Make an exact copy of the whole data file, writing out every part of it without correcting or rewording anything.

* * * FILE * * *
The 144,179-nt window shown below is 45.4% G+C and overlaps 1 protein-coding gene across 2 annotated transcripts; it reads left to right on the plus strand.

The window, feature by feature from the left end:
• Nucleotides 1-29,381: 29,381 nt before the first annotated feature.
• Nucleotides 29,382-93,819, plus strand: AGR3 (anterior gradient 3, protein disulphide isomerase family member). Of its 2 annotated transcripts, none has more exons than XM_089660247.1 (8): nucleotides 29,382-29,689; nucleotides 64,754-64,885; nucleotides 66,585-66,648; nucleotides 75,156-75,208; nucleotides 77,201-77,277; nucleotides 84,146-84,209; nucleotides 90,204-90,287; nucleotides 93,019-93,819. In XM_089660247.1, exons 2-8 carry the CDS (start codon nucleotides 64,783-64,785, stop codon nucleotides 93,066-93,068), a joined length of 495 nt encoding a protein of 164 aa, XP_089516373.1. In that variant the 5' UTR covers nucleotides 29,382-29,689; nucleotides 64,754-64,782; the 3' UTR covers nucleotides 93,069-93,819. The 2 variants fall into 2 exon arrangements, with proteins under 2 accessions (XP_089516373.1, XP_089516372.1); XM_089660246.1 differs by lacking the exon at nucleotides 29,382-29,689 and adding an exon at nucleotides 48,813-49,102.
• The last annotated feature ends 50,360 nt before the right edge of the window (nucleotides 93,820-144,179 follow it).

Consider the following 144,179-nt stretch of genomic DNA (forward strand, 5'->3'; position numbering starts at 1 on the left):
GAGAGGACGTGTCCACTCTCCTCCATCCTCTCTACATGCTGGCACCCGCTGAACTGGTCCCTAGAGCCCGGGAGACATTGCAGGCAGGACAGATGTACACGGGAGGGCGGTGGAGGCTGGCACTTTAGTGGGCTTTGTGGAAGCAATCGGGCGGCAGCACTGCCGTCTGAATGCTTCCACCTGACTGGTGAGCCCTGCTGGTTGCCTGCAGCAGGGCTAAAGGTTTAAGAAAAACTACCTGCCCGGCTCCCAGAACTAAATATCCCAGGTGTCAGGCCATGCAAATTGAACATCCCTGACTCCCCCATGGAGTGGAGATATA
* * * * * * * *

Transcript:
The 144,179-nt window shown below is 45.4% G+C and overlaps 1 protein-coding gene across 2 annotated transcripts; it reads left to right on the plus strand.

The window, feature by feature from the left end:
• Nucleotides 1-29,381: 29,381 nt before the first annotated feature.
• Nucleotides 29,382-93,819, plus strand: AGR3 (anterior gradient 3, protein disulphide isomerase family member). Of its 2 annotated transcripts, none has more exons than XM_089660247.1 (8): nucleotides 29,382-29,689; nucleotides 64,754-64,885; nucleotides 66,585-66,648; nucleotides 75,156-75,208; nucleotides 77,201-77,277; nucleotides 84,146-84,209; nucleotides 90,204-90,287; nucleotides 93,019-93,819. In XM_089660247.1, exons 2-8 carry the CDS (start codon nucleotides 64,783-64,785, stop codon nucleotides 93,066-93,068), a joined length of 495 nt encoding a protein of 164 aa, XP_089516373.1. In that variant the 5' UTR covers nucleotides 29,382-29,689; nucleotides 64,754-64,782; the 3' UTR covers nucleotides 93,069-93,819. The 2 variants fall into 2 exon arrangements, with proteins under 2 accessions (XP_089516373.1, XP_089516372.1); XM_089660246.1 differs by lacking the exon at nucleotides 29,382-29,689 and adding an exon at nucleotides 48,813-49,102.
• The last annotated feature ends 50,360 nt before the right edge of the window (nucleotides 93,820-144,179 follow it).

Consider the following 144,179-nt stretch of genomic DNA (forward strand, 5'->3'; position numbering starts at 1 on the left):
GAGAGGACGTGTCCACTCTCCTCCATCCTCTCTACATGCTGGCACCCGCTGAACTGGTCCCTAGAGCCCGGGAGACATTGCAGGCAGGACAGATGTACACGGGAGGGCGGTGGAGGCTGGCACTTTAGTGGGCTTTGTGGAAGCAATCGGGCGGCAGCACTGCCGTCTGAATGCTTCCACCTGACTGGTGAGCCCTGCTGGTTGCCTGCAGCAGGGCTAAAGGTTTAAGAAAAACTACCTGCCCGGCTCCCAGAACTAAATATCCCAGGTGTCAGGCCATGCAAATTGAACATCCCTGACTCCCCCATGGAGTGGAGATATA